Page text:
Movie Project #15: Who Framed Roger Rabbit [1988]

50 Movies Project #4: Contemporary Edition

The 50 Movies Project is an annual tradition at The Warning Sign. Every year, I select 50 movies that I feel I must see in order to continue my progression as a film lover. This year I’m focusing on contemporary films (1980 to present day) that I somehow haven’t gotten around to seeing yet.

Who Framed Roger Rabbit [1988]

Who Framed Roger Rabbit [1988] 
Director: Robert Zemeckis
Writers: Gary K. Wolf (novel “Who Censored Roger Rabbit?”), Jeffrey Price & Peter S. Seaman (screenplay)
Country: USA
Genre: Animation/Comedy/Crime
Starring: Bob Hoskins, Christopher Lloyd, Joanna Cassidy
Running Time: 104 minutes

Who Framed Roger Rabbit brought back a flood of memories for me, which is funny because I wasn’t 100% sure I had even watched the entire film growing up. Yet there I was remembering everything from the opening cartoon sequence to recognizing random moments and bits of dialogue here and there afterward.

An even better surprise was discovering just how well this 80s flick holds up today.

The idea of doing a live action and animation hybrid is incredibly ambitious, and it could easily falter in the wrong hands. Of course, it helps to have someone like Robert Zemeckis at the helm, not to mention backing from Walt Disney Productions and Steven Spielberg.

Who Framed Roger Rabbit [1988]

Watching the film as an adult provides a fun perspective, as I got a kick out of the many film noir references found within (pretty sure I even spotted a Maltese Falcon at one point). Bob Hoskins is terrific as Eddie Valiant, the burly, alcoholic private investigator who is hired by R.K. Maroon (Alan Tilvern), owner of Maroon Cartoon Studios, to see if Jessica Rabbit (voiced by Kathleen Turner) is having an extramarital affair. Maroon is interested in this because Jessica’s husband, Roger Rabbit (Charles Fleischer), is one of his most popular stars. Roger’s worrying has severely affected his acting work, and it’s taking its toll on the studio.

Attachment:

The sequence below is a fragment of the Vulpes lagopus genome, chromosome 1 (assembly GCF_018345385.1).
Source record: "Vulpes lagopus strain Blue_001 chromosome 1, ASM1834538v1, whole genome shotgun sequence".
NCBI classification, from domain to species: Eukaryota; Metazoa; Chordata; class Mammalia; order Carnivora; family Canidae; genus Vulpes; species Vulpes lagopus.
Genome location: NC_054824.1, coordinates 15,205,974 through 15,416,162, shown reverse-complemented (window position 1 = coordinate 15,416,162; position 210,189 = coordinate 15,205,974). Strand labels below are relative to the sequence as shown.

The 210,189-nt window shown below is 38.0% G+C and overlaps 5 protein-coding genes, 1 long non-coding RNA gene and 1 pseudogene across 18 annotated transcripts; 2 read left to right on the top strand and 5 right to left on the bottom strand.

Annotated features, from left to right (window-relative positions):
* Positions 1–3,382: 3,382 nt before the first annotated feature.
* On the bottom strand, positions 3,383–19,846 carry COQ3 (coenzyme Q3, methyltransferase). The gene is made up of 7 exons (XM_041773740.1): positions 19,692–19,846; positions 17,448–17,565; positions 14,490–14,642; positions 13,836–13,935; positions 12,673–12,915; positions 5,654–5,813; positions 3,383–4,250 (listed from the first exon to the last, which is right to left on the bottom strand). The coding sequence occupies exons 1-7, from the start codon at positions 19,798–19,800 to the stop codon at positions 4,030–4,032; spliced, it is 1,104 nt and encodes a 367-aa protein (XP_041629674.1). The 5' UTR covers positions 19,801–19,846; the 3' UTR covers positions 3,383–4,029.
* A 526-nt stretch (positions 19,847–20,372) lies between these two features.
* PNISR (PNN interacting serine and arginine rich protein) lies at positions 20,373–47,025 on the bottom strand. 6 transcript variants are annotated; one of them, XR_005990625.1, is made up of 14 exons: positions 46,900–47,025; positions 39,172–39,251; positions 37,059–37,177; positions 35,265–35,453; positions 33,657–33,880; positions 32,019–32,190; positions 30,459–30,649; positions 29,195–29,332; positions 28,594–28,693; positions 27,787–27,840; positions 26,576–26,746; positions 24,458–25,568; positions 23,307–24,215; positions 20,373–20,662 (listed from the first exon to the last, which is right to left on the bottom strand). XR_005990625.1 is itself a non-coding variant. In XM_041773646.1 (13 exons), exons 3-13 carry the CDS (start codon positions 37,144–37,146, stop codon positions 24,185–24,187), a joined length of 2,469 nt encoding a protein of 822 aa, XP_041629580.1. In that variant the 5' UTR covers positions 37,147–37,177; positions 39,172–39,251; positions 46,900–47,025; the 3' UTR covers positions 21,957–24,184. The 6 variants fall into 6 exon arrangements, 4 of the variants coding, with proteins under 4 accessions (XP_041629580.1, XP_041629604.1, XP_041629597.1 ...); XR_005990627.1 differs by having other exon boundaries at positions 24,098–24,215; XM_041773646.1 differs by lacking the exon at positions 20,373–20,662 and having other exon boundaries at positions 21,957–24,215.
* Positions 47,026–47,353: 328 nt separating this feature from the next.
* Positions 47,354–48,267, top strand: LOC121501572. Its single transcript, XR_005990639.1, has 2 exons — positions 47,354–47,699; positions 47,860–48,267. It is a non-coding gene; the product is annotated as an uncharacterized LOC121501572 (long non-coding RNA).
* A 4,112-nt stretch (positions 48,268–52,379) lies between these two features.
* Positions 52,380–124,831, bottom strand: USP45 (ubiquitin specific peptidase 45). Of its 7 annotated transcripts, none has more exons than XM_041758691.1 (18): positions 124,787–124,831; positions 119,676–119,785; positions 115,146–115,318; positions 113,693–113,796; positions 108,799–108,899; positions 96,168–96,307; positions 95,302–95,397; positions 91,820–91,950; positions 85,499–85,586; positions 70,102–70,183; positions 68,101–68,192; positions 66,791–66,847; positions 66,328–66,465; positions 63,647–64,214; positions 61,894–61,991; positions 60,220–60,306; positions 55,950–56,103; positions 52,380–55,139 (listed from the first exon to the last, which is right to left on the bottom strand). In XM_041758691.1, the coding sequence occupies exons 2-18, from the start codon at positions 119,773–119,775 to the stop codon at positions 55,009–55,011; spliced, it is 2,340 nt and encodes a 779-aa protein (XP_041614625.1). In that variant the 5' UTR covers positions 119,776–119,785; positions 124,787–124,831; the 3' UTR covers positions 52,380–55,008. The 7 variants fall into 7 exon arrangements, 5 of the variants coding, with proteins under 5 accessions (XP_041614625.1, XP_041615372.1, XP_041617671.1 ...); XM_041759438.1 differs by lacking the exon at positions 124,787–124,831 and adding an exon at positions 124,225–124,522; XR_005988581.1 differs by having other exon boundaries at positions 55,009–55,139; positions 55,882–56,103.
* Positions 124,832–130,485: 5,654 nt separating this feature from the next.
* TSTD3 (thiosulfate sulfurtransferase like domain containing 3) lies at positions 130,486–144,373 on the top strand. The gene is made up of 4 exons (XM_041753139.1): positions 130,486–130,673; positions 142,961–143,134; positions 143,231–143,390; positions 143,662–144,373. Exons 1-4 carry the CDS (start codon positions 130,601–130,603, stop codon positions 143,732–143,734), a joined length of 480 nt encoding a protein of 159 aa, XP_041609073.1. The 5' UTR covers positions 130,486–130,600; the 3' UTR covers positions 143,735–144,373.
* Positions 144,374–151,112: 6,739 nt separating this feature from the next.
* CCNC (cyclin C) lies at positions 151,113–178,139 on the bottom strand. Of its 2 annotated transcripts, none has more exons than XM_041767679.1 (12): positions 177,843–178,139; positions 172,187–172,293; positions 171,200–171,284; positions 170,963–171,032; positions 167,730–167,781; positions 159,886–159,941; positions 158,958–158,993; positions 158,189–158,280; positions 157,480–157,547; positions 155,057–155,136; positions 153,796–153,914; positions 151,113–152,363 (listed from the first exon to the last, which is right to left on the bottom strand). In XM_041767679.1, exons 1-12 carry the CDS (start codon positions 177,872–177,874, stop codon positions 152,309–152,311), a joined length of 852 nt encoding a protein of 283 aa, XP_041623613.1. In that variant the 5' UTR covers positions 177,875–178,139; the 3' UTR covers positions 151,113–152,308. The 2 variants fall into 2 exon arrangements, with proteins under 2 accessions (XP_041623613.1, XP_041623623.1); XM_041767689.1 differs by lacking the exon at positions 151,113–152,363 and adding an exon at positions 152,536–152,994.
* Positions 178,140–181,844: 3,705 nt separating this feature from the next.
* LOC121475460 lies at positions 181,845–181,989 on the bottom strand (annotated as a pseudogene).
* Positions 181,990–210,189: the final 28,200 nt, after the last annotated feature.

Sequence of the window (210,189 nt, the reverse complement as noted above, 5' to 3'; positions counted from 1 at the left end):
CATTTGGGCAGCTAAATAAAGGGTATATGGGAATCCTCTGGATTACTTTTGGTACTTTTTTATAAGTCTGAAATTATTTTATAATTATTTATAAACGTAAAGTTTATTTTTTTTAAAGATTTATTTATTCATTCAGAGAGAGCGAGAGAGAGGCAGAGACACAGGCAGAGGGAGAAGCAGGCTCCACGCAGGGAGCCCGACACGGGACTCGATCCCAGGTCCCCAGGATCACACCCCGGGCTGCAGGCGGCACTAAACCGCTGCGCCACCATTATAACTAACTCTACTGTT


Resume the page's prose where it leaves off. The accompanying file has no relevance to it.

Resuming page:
Valiant is initially against taking this case because of some animosity he holds against the ‘toons from Toontown. Money talks, however, and soon he finds himself entangled in a web of conspiracy that he could have never imagined.

Who Framed Roger Rabbit [1988]

Like any good cartoon, there’s an effective main villain. This one goes by the name of Judge Doom (Christopher Lloyd), a purely evil judge who wants to demolish Toontown in favor of creating a freeway — or as he puts it, “Eight lanes of shimmering cement running from here to Pasadena.” Doom could win villain of the year simply for the scene in which he drops an innocent, squeaky ‘toon shoe into a vat of acid. I’m sure that scene gave quite a few kids nightmares.

It takes a while for Valiant to come around to liking or even tolerating the toons, but eventually he helps them out in the epic battle with Judge Doom at the end. Valiant’s arc is particularly enjoyable, as his gruff demeanor eventually subsides enough to perform an amusing little song and dance number at the end.

Who Framed Roger Rabbit would have been worth watching just to see Mickey Mouse and Bugs Bunny together on screen, but it works on so many levels. The juxtaposition between the live actors and the cartoon world is near flawless, and the film is just good, clean fun overall.


8 thoughts on “Movie Project #15: Who Framed Roger Rabbit [1988]

  1. Jaina says:

    One of my all time favourite childhood films. And like you say, it holds up extraordinarily well today too. Not just the look and feel of it, but the story.

    I do remember Judge Doom scaring the bejesus out of my as a kid! The whole melting the cartoons thing – *shudder*

    • Eric @ The Warning Sign says:

      I was really surprised at how much I enjoyed this. I was worried that it was just another dated relic from the past, but it was a lot of fun. And yeah, that cartoon melting scene was pure evil. Judge Doom was nuts.

  2. ruth says:

    How did I not realize this was Robert Zemeckis’ film? It’s been a while since I saw this but that Jessica Rabbit is such an iconic cinematic character. Bummer that Bob Hoskins is no longer with us.

  3. The Vern says:

    Who Framed Roger Rabbit is indeed timeless. I like that when you rewatched it you noticed some more things. Like the Maltese Falcon reference for instance. I even saw some that reflect Chinatown too. Great review

  4. ckckred says:

    Nice review. I saw this a year ago and was surprised how well the visuals hold up. The adult undertones completely flew over my head when I watched this as a kid.

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